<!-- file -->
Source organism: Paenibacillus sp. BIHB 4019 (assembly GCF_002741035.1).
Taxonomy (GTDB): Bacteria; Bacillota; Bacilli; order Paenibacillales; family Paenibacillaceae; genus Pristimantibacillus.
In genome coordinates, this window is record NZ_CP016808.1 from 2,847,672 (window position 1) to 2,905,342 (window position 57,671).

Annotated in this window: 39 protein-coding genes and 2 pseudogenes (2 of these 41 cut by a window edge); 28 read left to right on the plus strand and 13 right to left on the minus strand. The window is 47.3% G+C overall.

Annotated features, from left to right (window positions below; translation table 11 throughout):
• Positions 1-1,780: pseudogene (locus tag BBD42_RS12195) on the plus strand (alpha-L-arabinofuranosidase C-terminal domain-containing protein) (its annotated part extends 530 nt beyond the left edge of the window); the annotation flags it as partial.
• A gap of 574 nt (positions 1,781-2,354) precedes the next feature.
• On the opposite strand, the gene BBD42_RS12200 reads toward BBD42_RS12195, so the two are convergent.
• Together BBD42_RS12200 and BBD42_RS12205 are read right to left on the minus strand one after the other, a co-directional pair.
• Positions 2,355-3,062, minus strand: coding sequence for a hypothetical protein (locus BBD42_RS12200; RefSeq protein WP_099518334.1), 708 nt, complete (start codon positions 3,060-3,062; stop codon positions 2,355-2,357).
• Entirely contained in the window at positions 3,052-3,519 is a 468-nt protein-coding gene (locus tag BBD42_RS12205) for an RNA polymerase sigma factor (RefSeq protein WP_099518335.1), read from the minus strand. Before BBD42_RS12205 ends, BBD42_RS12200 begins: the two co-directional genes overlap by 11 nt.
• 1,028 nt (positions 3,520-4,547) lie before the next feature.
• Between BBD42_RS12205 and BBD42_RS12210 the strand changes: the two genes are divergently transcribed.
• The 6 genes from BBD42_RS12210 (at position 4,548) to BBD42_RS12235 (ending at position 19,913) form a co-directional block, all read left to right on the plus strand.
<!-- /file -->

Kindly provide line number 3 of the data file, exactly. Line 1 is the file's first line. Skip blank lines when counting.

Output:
In genome coordinates, this window is record NZ_CP016808.1 from 2,847,672 (window position 1) to 2,905,342 (window position 57,671).